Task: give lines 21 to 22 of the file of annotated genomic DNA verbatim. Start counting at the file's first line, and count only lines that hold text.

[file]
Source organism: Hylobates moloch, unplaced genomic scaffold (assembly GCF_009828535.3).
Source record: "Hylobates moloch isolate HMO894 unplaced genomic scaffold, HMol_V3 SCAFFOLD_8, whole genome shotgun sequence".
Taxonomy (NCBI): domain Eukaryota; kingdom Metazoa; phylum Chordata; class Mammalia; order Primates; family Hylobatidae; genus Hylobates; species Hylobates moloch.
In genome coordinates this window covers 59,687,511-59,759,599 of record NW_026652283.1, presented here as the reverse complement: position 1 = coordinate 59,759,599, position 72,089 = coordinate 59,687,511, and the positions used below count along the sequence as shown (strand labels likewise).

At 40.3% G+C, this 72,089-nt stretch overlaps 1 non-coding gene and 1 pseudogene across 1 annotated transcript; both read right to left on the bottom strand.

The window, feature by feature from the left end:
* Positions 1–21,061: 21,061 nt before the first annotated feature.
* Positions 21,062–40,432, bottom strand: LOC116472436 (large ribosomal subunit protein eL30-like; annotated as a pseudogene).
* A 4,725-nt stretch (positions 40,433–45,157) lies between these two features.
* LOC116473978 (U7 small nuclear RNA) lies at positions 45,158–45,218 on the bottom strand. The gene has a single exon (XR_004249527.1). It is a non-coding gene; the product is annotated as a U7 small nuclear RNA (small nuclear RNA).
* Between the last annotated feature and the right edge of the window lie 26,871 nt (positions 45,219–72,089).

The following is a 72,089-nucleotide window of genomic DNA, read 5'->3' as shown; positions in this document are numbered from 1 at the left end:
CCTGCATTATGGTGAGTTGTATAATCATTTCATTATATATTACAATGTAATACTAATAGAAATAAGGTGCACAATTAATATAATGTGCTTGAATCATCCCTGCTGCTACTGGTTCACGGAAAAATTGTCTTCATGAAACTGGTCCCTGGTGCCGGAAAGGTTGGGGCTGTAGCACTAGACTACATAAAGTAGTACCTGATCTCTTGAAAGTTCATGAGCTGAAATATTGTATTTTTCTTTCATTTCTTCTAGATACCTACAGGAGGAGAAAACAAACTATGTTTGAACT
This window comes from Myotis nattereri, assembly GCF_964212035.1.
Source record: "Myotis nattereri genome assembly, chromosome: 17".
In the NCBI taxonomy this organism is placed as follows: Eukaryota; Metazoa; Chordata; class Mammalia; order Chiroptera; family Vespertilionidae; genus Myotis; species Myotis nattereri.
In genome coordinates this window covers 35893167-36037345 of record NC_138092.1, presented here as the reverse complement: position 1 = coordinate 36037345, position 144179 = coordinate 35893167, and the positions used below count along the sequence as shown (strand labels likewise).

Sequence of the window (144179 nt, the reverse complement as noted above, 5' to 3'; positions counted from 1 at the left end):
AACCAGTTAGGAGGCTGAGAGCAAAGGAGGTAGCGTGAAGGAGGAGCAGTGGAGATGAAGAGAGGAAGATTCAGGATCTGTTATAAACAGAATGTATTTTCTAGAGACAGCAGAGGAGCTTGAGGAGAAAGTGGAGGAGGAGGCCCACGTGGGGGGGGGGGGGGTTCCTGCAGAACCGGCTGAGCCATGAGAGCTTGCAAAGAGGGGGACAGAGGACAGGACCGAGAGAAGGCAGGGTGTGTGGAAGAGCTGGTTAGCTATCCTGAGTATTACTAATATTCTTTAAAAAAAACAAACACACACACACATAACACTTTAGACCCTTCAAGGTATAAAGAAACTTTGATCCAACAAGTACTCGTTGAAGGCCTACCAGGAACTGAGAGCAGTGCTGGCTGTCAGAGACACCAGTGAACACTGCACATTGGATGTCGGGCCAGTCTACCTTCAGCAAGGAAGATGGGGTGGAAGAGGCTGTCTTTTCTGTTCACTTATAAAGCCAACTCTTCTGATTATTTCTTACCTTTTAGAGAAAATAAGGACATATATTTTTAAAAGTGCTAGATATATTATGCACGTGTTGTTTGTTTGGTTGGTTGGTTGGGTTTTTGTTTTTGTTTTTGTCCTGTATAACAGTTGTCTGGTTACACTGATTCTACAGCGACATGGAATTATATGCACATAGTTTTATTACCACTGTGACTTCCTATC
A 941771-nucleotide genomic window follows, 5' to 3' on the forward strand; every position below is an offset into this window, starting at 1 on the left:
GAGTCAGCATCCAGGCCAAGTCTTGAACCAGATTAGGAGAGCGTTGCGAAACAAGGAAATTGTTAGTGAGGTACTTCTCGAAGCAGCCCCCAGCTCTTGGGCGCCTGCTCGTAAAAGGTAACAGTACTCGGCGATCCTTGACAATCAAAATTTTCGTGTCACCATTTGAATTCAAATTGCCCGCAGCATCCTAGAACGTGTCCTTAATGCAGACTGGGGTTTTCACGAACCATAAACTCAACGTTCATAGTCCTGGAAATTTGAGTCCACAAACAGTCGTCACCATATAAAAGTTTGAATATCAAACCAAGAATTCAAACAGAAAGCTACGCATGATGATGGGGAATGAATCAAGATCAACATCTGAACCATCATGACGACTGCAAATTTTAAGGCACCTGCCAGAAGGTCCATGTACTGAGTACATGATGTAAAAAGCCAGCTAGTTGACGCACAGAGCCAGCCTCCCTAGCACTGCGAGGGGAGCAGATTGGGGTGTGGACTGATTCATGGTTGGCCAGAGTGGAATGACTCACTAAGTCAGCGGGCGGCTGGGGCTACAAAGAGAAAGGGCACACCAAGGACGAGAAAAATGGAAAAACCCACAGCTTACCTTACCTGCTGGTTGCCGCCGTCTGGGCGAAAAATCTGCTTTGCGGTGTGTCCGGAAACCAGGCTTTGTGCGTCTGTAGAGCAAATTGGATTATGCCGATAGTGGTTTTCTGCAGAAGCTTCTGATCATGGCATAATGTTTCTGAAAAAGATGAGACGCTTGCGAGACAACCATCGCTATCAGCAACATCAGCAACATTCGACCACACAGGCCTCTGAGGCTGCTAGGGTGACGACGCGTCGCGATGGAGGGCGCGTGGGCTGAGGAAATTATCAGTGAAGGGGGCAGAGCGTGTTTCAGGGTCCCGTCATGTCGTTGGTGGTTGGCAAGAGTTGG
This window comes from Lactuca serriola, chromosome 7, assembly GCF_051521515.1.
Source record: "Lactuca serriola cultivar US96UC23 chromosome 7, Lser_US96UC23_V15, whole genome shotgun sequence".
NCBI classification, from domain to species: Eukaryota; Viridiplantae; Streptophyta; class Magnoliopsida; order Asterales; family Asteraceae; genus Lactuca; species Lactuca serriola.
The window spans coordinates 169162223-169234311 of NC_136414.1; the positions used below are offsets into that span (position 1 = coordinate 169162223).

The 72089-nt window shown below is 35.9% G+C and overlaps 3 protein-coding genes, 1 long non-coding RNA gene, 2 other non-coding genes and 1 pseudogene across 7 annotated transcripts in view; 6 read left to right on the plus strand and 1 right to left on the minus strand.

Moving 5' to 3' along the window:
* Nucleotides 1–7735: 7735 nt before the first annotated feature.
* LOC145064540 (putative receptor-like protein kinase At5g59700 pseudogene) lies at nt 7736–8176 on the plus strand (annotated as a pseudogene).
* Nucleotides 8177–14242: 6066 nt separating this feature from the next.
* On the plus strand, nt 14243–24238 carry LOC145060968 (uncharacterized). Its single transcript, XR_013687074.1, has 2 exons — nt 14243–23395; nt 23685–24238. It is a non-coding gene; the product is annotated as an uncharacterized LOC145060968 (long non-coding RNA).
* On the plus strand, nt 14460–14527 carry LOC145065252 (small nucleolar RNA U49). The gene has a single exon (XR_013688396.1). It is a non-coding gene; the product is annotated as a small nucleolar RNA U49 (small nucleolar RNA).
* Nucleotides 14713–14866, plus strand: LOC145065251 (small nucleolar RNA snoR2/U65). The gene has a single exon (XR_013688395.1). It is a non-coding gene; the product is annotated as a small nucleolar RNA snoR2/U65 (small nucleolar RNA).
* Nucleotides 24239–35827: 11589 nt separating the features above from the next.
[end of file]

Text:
GAGTCAGCATCCAGGCCAAGTCTTGAACCAGATTAGGAGAGCGTTGCGAAACAAGGAAATTGTTAGTGAGGTACTTCTCGAAGCAGCCCCCAGCTCTTGGGCGCCTGCTCGTAAAAGGTAACAGTACTCGGCGATCCTTGACAATCAAAATTTTCGTGTCACCATTTGAATTCAAATTGCCCGCAGCATCCTAGAACGTGTCCTTAATGCAGACTGGGGTTTTCACGAACCATAAACTCAACGTTCATAGTCCTGGAAATTTGAGTCCACAAACAGTCGTCACCATATAAAAGTTTGAATATCAAACCAAGAATTCAAACAGAAAGCTACGCATGATGATGGGGAATGAATCAAGATCAACATCTGAACCATCATGACGACTGCAAATTTTAAGGCACCTGCCAGAAGGTCCATGTACTGAGTACATGATGTAAAAAGCCAGCTAGTTGACGCACAGAGCCAGCCTCCCTAGCACTGCGAGGGGAGCAGATTGGGGTGTGGACTGATTCATGGTTGGCCAGAGTGGAATGACTCACTAAGTCAGCGGGCGGCTGGGGCTACAAAGAGAAAGGGCACACCAAGGACGAGAAAAATGGAAAAACCCACAGCTTACCTTACCTGCTGGTTGCCGCCGTCTGGGCGAAAAATCTGCTTTGCGGTGTGTCCGGAAACCAGGCTTTGTGCGTCTGTAGAGCAAATTGGATTATGCCGATAGTGGTTTTCTGCAGAAGCTTCTGATCATGGCATAATGTTTCTGAAAAAGATGAGACGCTTGCGAGACAACCATCGCTATCAGCAACATCAGCAACATTCGACCACACAGGCCTCTGAGGCTGCTAGGGTGACGACGCGTCGCGATGGAGGGCGCGTGGGCTGAGGAAATTATCAGTGAAGGGGGCAGAGCGTGTTTCAGGGTCCCGTCATGTCGTTGGTGGTTGGCAAGAGTTGG
This window comes from Lactuca serriola, chromosome 7, assembly GCF_051521515.1.